Examples of Thermal Equilibrium

When two bodies that are at different temperatures are put in contact, the one that is hotter gives up part of its energy to the one with less temperature, to the point where both temperatures are equal.

This situation is known as thermal equilibrium, and it is precisely the state in which the temperatures of two bodies that initially had different temperatures are equal. It happens that when the temperatures equalize, the heat flow is suspended, and then the equilibrium situation is reached.

Theoretically, thermal equilibrium is fundamental in what is known as the Zero Law or the Zero principle of thermodynamics, which explains that if two separate systems are at the same time in thermal equilibrium with a third system, they are in thermal equilibrium with each other. This Law is fundamental to the entire discipline of thermodynamics, which is the branch of physics that deals with describing equilibrium states at a macroscopic level.

Equilibrium heat quantity

The equation which gives rise to the quantification of the amount of heat that is exchanged in the transfers between the bodies, has the form:

Q = M * C * ΔT

Q being the amount of heat expressed in calories, M the mass of the body under study, C the specific heat of the body, and ΔT the temperature difference.

In an equilibrium situation, the mass and the specific heat retain their original value, but the temperature difference becomes 0 because it was precisely defined in the equilibrium situation where there are no temperature changes.

Equilibrium temperature

Another important equation for the idea of ​​thermal equilibrium is the one that seeks to express the temperature that the unified system. It is accepted that when a system of N1 particles, which is at temperature T1, is put in contact with another system of N2 particles that is at temperature T2, the equilibrium temperature is obtained by the formula:

(N1 * T1 + N2 * T2) / (N1 + N2)

In this way, it can be seen that when both subsystems have the same number of particles, the equilibrium temperature is reduced to an average between the two initial temperatures. This can be generalized for relationships between more than two subsystems.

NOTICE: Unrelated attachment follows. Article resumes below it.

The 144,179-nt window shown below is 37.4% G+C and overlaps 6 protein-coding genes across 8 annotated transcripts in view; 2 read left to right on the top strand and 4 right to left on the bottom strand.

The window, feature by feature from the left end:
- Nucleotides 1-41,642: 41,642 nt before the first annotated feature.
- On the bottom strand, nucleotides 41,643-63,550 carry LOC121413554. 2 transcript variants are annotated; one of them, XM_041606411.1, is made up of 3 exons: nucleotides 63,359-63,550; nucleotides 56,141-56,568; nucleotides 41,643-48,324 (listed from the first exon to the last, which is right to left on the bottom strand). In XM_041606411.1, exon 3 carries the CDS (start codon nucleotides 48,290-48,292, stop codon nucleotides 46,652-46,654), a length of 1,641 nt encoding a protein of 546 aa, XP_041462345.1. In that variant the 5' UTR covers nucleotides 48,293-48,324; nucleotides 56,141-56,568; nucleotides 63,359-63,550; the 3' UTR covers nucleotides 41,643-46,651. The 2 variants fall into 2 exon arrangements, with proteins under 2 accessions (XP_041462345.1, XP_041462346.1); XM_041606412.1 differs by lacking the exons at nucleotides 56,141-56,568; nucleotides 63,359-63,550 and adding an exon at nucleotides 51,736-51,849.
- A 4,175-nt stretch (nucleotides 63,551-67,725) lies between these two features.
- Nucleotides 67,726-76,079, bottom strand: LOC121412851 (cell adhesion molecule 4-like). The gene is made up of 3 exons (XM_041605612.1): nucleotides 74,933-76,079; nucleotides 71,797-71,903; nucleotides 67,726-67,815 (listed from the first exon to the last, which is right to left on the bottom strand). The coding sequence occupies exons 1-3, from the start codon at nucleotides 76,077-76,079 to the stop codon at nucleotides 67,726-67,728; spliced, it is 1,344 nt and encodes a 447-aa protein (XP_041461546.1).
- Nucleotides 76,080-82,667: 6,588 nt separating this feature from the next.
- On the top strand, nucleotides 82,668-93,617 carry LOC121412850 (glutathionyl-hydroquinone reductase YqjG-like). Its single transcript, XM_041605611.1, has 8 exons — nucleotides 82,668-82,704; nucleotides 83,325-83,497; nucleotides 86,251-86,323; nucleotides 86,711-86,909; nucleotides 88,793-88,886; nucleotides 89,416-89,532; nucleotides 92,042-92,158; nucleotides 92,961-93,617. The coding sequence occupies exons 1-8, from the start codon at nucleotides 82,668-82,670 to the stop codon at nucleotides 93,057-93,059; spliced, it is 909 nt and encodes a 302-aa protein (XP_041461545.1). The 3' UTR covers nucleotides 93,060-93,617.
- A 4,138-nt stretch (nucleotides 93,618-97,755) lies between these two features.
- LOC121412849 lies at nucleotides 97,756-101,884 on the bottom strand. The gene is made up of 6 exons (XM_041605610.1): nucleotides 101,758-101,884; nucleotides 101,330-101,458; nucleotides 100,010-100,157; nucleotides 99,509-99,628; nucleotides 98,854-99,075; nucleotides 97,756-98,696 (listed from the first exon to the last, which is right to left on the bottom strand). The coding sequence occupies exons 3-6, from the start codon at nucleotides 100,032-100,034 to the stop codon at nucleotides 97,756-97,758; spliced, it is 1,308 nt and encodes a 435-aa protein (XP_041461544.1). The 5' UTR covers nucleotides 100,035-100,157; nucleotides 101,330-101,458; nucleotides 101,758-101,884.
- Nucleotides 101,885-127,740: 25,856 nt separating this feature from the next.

Examples of thermal equilibrium

Here are some examples of situations where thermal equilibrium occurs:

  1. Measuring body temperature through a thermometer works that way. The long duration that the thermometer must have in contact with the body to be able to truly quantify the degrees of temperature is due precisely to the time it takes to reach thermal equilibrium.
  2. Products that are sold ‘natural’ could have passed through a refrigerator. However, after some time outside the refrigerator, in contact with the natural environment, they reached thermal equilibrium with it.
  3. The permanence of glaciers in the seas and at the poles is a particular case of thermal equilibrium. Precisely, the warnings regarding global warming have a lot to do with an increase in the temperature of the seas, and then a thermal equilibrium where much of that ice melts.
  4. When a person comes out of bathing, they are relatively cold because the body had come into equilibrium with the hot water, and now it must come into equilibrium with the environment.
  5. When looking to cool a cup of coffee, adding cold milk to it.
  6. Substances such as butter are very sensitive to changes in temperature, and with a very short time in contact with the environment at natural temperature, they come into equilibrium and melt.
  7. By putting your hand on a cold railing, for a time, the hand becomes colder.
  8. A jar with a kilo of ice cream will melt slower than another with a quarter of a kilo of the same ice cream. This is produced by the equation in which the mass determines the characteristics of the thermal equilibrium.
  9. When an ice cube is placed in a glass of water, a thermal equilibrium also occurs. The only difference is that equilibrium implies a change of state, because it goes through 100 ° C where the water goes from a solid to a liquid.
  10. Add cold water to a rate of hot water, where equilibrium is reached very quickly at a temperature colder than the original.